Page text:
(There’s never been equality for me,
Nor freedom in this “homeland of the free.”)

Say, who are you that mumbles in the dark?
And who are you that draws your veil across the stars?

I am the poor white, fooled and pushed apart,
I am the Negro bearing slavery’s scars.
I am the red man driven from the land,
I am the immigrant clutching the hope I seek–
And finding only the same old stupid plan
Of dog eat dog, of mighty crush the weak.

I am the young man, full of strength and hope,
Tangled in that ancient endless chain
Of profit, power, gain, of grab the land!
Of grab the gold! Of grab the ways of satisfying need!
Of work the men! Of take the pay!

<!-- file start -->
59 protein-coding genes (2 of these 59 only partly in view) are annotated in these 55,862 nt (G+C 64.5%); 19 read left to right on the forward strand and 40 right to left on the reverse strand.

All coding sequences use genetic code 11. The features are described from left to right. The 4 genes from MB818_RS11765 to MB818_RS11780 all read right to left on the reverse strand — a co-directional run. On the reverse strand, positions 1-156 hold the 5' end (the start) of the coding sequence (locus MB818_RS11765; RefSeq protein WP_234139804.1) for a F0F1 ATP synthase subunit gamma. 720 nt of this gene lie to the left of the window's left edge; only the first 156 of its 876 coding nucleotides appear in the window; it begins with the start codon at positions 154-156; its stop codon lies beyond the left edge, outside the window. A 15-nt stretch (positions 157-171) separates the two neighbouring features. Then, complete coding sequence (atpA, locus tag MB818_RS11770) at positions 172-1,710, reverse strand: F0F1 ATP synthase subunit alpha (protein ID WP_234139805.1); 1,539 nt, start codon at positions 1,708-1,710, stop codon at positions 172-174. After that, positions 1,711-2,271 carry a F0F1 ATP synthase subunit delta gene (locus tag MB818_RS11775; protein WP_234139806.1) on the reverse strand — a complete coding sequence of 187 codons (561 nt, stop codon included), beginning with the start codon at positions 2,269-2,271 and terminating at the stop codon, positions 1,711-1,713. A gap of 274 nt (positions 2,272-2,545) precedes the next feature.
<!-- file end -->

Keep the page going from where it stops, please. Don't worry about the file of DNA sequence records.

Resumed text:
Of owning everything for one’s own greed!

I am the farmer, bondsman to the soil.
I am the worker sold to the machine.
I am the Negro, servant to you all.
I am the people, humble, hungry, mean
Hungry yet today despite the dream.
Beaten yet today–O, Pioneers!
I am the man who never got ahead,
The poorest worker bartered through the years.

Yet I’m the one who dreamt our basic dream
In the Old World while still a serf of kings,
Who dreamt a dream so strong, so brave, so true,
That even yet its mighty daring sings
In every brick and stone, in every furrow turned
That’s made America the land it has become.
O, I’m the man who sailed those early seas
In search of what I meant to be my home–
For I’m the one who left dark Ireland’s shore,
And Poland’s plain, and England’s grassy lea,
And torn from Black Africa’s strand I came
To build a “homeland of the free.”

The free?

Who said the free? Not me?
Surely not me? The millions on relief today?
The millions shot down when we strike?
The millions who have nothing for our pay?
For all the dreams we’ve dreamed
And all the songs we’ve sung
And all the hopes we’ve held